The Quandary of Choice: End-of-Life Spiritual Care
By Roland M. Comtois, LPN
Periodically, some brave, terminally ill individual decides to choose when to end their own life. And in doing so, they become national news, refueling a debate that continues to wage over whether or not we have the right in these circumstances to decide when our lives should end.
Medical science has now given us the ability to sustain life well past what nature might otherwise dictate and where there is life, some would maintain that there is always hope. But at what cost? And when did it become wrong, or even sinful, to allow nature to take its course.
My position about end-of-life care, especially end-of-life spiritual care, is strong. I believe in choice. I believe because as a gerontology nurse I witnessed the suffering of my patients, day in and day out, for years. Many of them were left to die excruciating deaths because no wanted to or could address the needs of the terminally ill patient. Fortunately, times are changing.
I believe that for a decision like this to be made it requires a steadfast faith in God-Universe, family and, definitely, oneself. I am quite sure that this decision is not a fleeting thought, but rather a very deep introspective evaluation of self, the quality of life, and the power to choose what is right for oneself.
We live our whole life making choices that emanate from our spiritual values. We decide what road we should take (or not take) based upon inner reflection and knowing. We have the opportunity to step into our destiny by making choices that honor our life’s path. In this one instance when we are striving for dignity, we are made to walk through a myriad of obstacles to harness the inner peace of choice.
I believe in miracles. Could the miracle here be that we are now talking about end-of-life care, diligently trying to understand the plight and needs of the terminal patient? Could the miracle be that we are looking at each other with a kind and reverent heart, especially the terminal patient, because of the courage of those who have changed the system? The idea of “dying with dignity” becoming a mainstream topic of discussion amongst professionals, spiritual leaders and others is an opportunity to expand humanity’s kindness.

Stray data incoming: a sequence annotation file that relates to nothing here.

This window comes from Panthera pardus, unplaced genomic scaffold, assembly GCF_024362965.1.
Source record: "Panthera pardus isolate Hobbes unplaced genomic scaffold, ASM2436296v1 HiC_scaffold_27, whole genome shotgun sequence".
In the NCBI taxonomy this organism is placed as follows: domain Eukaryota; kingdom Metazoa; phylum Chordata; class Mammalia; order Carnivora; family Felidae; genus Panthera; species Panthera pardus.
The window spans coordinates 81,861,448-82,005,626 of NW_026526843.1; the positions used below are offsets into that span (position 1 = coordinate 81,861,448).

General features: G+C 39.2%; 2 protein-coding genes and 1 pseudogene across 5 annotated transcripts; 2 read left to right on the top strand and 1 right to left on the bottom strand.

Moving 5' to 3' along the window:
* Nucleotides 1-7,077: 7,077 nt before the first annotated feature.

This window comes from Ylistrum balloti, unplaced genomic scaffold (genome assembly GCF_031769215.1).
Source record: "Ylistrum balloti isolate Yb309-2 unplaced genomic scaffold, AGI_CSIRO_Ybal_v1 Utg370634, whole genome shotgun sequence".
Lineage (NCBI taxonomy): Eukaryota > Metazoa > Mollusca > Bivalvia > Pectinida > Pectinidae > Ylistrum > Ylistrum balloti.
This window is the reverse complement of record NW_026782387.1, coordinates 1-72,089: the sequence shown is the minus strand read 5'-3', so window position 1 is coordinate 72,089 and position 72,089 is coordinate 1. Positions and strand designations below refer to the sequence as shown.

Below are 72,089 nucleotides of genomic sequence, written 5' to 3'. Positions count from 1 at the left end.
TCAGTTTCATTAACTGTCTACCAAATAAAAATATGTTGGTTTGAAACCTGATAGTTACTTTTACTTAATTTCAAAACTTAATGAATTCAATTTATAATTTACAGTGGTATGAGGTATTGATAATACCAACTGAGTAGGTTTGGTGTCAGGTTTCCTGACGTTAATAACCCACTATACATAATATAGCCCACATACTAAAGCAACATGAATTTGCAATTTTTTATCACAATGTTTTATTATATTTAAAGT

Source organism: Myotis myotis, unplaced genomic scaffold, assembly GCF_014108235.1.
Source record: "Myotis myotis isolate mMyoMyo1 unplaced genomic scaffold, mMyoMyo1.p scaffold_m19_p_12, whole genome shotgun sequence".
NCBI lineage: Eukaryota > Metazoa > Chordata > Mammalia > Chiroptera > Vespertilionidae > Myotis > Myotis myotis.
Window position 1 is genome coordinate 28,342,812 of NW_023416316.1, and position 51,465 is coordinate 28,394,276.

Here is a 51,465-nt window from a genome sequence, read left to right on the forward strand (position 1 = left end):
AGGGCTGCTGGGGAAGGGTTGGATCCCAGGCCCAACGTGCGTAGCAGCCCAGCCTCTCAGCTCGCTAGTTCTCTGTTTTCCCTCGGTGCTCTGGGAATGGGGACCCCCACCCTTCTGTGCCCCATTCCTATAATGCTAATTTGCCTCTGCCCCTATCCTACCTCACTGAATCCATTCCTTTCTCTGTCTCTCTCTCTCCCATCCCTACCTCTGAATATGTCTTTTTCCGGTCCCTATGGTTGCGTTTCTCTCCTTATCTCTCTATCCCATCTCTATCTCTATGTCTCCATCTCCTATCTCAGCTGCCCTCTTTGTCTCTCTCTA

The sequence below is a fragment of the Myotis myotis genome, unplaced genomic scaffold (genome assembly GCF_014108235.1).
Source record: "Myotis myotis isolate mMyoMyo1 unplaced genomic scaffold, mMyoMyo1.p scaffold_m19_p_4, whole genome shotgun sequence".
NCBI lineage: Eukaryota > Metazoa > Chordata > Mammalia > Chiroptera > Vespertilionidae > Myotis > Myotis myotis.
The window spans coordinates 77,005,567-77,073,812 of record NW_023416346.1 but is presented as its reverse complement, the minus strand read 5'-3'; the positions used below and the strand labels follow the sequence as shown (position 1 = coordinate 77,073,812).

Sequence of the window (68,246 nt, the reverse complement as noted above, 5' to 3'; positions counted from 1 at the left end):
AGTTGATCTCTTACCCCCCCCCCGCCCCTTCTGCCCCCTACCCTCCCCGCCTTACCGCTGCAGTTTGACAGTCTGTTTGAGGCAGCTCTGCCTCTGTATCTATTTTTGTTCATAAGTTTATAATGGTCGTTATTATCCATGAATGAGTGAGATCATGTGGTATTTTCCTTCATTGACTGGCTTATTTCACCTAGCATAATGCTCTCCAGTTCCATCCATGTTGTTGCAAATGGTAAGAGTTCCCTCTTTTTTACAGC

I believe in God. In moments like this, “God is in the choosing.” God is in the thought. God is in the discovery. God is in the obstacle. God is in the discussion. God is in the answer. Could the presence of something holy be in a decision about the cessation of life? I believe that God is part of us, all of us, including the terminally ill patient. I do believe that there is no separation between God and love, kindness, thoughtfulness, generosity, hope, and us. In times of turmoil, if you are a spiritual person, you enter a sacred place within for contemplation, quietness and ultimately, to seek out answers. And, if you are a steward of listening, the answers come.
I think back, just three short years, to my mother’s passing. After much consultation, both medically and spiritually, while upholding my mother’s wishes, I made the decision to stop giving my mother her life- sustaining insulin and Lasix four days before she died. It was clear to me that the lack of this medicine could ultimately halt my mother’s breath. It was one of the hardest things I would ever have to do. But, it wasn’t about me, it was about what she wished and hoped for at the end of her life. It was about dignity, not my selfish need to have my mother here beyond her 71st year.
Because I am an advocate of making decisions for end-of-life care, both spiritually and medically, I had prompted my mother to talk about what she felt years before her passing. I had a clear understanding of what she wanted. We did not come to the decision lightly. We prayed about it. We talked about it. We even cried about it. But, what my mother knew most was that she wanted to have control of her end-of-life care and wanted to leave this world, and enter the next place with absolute dignity and grace. And, that she did accomplish.
So, yes, I do have a position about end-of-life care. It is one shrouded with love, thoughtfulness, reverence, and spirituality. And ultimately, it is one gifted with choice.